Lets get this straight; so your device is able to detect signal (2G and 3G) but not 4G. For 4G VOLTE-only networks like Ntel, that would mean no signal. Your case is different from no signal at all, a situation often associated with Null IMEI.
Whenever you run into no 4G network problems, here are 6 things to try before going on a 1 star rating + negative review rampage 🙂 .
1. Does the device support 4G?
We’ll start with the noobs. There’s no way you’ll get 4G reception on a device that doesn’t have 4G support. You also shouldn’t expect an OTA software update that’ll give you 4G capability because its a hardware component.
To check if an Android device has 4G capability, you may lookup the specs on websites like VenFinder or check your phone’s Network Settings > Preferred Network Type. You should see 4G or LTE if supported.
If your phone doesn’t support 4G then you’ll need to purchase a 4G enabled smartphone.
2. Is your SIM card 4G enabled?
I was going to leave this point out till I came across a post by someone who swore never again to buy Tecno smartphones because GLO 4G wasn’t working on the model he’d bought. Turned out this fellow was expecting 4G to miraculously popup on a 3G SIM card.
3. Do both the phone and SIM card’s service provider support the same 4G band(s)?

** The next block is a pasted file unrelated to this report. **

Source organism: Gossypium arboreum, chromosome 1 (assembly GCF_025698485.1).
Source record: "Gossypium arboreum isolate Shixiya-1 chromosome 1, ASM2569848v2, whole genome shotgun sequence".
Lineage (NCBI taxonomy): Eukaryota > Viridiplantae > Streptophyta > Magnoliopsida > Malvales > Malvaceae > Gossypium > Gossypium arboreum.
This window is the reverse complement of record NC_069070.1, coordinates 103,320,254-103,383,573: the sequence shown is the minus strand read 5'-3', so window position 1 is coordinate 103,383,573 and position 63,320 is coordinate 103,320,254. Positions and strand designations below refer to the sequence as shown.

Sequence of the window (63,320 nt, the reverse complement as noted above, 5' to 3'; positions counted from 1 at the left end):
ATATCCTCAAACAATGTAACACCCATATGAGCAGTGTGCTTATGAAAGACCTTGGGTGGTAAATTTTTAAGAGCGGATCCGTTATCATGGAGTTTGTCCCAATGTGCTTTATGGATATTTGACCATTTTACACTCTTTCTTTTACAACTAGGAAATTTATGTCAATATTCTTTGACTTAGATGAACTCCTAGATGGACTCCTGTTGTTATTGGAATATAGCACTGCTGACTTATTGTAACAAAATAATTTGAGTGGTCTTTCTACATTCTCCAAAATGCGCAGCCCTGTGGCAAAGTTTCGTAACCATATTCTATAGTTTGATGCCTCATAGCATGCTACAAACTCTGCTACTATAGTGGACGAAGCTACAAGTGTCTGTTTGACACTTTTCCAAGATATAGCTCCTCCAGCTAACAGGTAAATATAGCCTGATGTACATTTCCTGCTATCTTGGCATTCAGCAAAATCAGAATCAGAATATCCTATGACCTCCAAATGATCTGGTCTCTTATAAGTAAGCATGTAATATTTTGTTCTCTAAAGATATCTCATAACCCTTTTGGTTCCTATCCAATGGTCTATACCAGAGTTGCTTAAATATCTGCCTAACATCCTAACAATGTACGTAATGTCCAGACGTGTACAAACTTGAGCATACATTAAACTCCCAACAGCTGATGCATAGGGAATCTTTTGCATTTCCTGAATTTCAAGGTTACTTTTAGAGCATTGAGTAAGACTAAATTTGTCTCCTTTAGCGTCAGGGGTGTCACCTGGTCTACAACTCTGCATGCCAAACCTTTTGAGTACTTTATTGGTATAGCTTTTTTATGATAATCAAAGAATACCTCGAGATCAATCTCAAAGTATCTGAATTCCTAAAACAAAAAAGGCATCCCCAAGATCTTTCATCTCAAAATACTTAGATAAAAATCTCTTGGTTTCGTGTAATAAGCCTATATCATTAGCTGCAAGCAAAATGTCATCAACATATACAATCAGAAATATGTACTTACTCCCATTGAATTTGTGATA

In order for a 4G-enabled SIM to work on your 4G device (i.e receive 4G signal), the device needs to support the same 4G band(s) as the SIM’s network.
Lets say you wish to purchase a 4G-enabled device which would support Ntel 4G network (smartphone or modem). You first need to find out Ntel’s 4G bands (3 [1800 MHz] and 8 [900 MHz]). Next, you filter your search based on devices which support either or both 4G bands. Here’s a compilation of Nigerian Telcos and their supported 4G bands.
4. Wrong Preferred network type setting
How you get to this setting varies with smartphone but its generally under Settings > Network > Mobile network > Advanced > Preferred network type. Ensure this is set to a 4G / LTE option. For some networks like Ntel, not setting the right APN could cause “no signal” issues.
5. Location or poor reception
You might not get 4G signal due to a poor reception or 4G network being unavailable in your present location. If you’ve checked the above boxes (number 1-4 above) then try testing 4G reception whenever you change location.
6. Incompatible NVRAM / Modem / Region
If your device no longer detects 4G after you’d flashed a firmware then the problem might be NVRAM or modem related. This means you might have just flashed a firmware which isn’t for your region.
You’ll need to backup the NVRAM / Modem file from a working phone of the same model in your region (or global version) then restore to your device. TWRP recovery makes this easy.